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Young New Zealand women's sexual decision making in casual sex situations: A qualitative study

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journal contribution
posted on 20.08.2020 by A Cooper, Barrie Gordon
This qualitative study explores the sexual decision making (SDM) of a group of young New Zealand women who had previously participated in casual sex without a condom. In doing so, it helps address a gap in the literature of first-hand accounts of the factors that have influenced SDM related to sexually transmitted infection (STI) risk in New Zealand. Eleven women were interviewed with the intention of gaining a greater understanding of their SDM before, and in, the 'heat of the moment'. Four major themes related to SDM emerged from the data: 1) the importance of being in a relationship; 2) the influence of alcohol on SDM; 3) the power of societal expectations and the women's desire to be seen as "normal"; and 4) the sense of powerlessness many felt in negotiating condom use. The findings are discussed in relation to their relevance for sexual health promotion in the social context of New Zealand and in terms of research indicating that similar factors influence the SDM of young women in other Western countries.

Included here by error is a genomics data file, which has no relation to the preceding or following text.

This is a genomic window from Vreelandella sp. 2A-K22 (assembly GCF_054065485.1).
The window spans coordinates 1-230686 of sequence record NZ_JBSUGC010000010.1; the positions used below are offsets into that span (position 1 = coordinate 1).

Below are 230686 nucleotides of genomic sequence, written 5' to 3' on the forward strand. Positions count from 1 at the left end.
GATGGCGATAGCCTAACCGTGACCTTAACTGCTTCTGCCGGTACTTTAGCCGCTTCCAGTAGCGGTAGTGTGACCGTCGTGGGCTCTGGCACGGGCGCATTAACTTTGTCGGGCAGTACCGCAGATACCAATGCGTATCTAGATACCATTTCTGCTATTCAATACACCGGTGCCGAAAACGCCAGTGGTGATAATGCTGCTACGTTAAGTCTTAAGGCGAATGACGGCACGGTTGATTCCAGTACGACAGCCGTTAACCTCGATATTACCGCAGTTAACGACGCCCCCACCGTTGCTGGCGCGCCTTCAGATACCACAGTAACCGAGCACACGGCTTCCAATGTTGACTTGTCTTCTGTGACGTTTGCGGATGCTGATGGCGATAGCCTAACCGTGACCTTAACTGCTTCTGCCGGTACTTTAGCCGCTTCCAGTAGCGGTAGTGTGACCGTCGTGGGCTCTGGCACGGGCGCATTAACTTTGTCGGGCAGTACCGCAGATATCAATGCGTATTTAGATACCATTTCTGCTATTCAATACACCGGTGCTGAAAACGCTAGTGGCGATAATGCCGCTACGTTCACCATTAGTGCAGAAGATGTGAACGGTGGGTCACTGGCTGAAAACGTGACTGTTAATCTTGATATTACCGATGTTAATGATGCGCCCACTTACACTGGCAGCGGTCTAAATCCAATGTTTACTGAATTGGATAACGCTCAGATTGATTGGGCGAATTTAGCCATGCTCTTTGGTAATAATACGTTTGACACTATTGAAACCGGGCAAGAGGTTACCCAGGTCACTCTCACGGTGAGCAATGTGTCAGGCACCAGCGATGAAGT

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Preferred citation

Cooper, A. & Gordon, B. (2015). Young New Zealand women's sexual decision making in casual sex situations: A qualitative study. Canadian Journal of Human Sexuality, 24(1), 69-76. https://doi.org/10.3138/cjhs.24.1-A7

Journal title

Canadian Journal of Human Sexuality

Volume

24

Issue

1

Publication date

01/01/2015

Pagination

69-76

Publisher

University of Toronto Press Inc. (UTPress)

Publication status

Published

ISSN

1188-4517

eISSN

2291-7063

Language

en

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